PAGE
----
Georgia County Government - Fall 2016 - 75
Georgia County Government - Fall 2016 - 2016 Legislative Leadership Conference Preview
Georgia County Government - Fall 2016 - 77
Georgia County Government - Fall 2016 - Successfully Negotiating Service Delivery Strategy Agreements
Georgia County Government - Fall 2016 - 79
Georgia County Government - Fall 2016 - 80
Georgia County Government - Fall 2016 - 81
Georgia County Government - Fall 2016 - 82
Georgia County Government - Fall 2016 - DeKalb County Recognized for Innovative Procurement Practices by U.S. Communities Government Purchasing Alliance
Georgia County Government - Fall 2016 - 84
Georgia County Government - Fall 2016 - 85
Georgia County Government - Fall 2016 - Reducing Risks: A Look at the Crisp County Sheriff’s Office
Georgia County Government - Fall 2016 - 87
Georgia County Government - Fall 2016 - 88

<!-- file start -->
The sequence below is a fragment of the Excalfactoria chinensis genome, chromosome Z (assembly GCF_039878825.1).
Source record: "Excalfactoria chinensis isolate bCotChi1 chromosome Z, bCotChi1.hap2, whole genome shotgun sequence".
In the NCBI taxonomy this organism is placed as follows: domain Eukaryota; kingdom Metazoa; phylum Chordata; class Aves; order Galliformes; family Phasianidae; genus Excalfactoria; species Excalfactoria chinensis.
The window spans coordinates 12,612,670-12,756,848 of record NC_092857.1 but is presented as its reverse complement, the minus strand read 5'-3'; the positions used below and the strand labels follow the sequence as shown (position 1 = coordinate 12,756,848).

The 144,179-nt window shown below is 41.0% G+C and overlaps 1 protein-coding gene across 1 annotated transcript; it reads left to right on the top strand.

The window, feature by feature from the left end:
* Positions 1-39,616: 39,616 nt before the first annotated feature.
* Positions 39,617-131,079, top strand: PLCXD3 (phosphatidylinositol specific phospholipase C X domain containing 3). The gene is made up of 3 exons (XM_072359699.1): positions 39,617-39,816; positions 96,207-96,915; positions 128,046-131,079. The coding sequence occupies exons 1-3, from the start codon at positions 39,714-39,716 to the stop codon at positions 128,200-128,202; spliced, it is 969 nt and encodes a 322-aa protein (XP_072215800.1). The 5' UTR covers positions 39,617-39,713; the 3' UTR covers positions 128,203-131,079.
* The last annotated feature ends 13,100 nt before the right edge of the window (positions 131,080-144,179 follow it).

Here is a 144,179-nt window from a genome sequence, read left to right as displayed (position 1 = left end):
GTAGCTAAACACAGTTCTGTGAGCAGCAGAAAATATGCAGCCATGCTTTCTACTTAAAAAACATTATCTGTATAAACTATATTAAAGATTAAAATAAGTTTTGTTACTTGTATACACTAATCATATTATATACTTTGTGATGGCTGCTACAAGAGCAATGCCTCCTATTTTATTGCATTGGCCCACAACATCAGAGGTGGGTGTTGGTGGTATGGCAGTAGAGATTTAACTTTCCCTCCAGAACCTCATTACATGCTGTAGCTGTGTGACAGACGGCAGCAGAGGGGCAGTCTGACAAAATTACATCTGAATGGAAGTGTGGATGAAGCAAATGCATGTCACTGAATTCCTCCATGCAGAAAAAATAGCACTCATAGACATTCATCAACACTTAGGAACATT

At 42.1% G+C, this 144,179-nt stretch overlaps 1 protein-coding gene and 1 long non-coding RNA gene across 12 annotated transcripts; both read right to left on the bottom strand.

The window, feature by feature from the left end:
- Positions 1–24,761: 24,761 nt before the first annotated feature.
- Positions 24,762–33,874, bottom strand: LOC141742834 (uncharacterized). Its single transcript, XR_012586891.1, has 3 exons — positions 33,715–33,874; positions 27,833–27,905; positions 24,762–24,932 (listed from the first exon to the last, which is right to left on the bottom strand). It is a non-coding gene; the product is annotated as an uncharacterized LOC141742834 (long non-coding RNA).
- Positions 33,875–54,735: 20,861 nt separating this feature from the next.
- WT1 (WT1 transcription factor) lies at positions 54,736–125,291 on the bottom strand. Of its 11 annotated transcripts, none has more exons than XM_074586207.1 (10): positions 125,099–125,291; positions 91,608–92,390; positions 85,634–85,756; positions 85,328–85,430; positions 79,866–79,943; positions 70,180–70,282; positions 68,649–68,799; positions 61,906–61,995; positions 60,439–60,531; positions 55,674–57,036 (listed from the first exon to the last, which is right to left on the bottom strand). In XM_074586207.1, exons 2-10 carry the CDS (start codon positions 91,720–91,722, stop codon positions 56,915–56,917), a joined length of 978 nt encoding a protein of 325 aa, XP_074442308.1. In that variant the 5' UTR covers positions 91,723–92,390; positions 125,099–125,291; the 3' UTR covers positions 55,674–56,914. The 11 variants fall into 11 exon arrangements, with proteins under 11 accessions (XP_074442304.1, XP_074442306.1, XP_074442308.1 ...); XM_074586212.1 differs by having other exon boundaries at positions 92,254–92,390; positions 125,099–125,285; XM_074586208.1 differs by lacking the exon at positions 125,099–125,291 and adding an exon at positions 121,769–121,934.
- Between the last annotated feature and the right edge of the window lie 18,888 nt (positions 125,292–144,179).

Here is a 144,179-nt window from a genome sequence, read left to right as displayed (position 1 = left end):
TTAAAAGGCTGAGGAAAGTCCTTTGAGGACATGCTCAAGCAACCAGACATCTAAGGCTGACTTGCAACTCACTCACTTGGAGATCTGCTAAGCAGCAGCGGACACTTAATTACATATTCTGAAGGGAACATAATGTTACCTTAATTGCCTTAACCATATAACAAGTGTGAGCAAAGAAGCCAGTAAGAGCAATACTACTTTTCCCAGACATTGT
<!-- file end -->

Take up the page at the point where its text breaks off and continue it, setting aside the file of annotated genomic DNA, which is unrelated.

Georgia County Government - Fall 2016 - 89
Georgia County Government - Fall 2016 - 90
Georgia County Government - Fall 2016 - 91
Georgia County Government - Fall 2016 - Independent Contractor or County Employee?
Georgia County Government - Fall 2016 - 93
Georgia County Government - Fall 2016 - 94
Georgia County Government - Fall 2016 - 95
Georgia County Government - Fall 2016 - News & Notes
Georgia County Government - Fall 2016 - Index of Advertisers
Georgia County Government - Fall 2016 - 98
Georgia County Government - Fall 2016 - cover3
Georgia County Government - Fall 2016 - cover4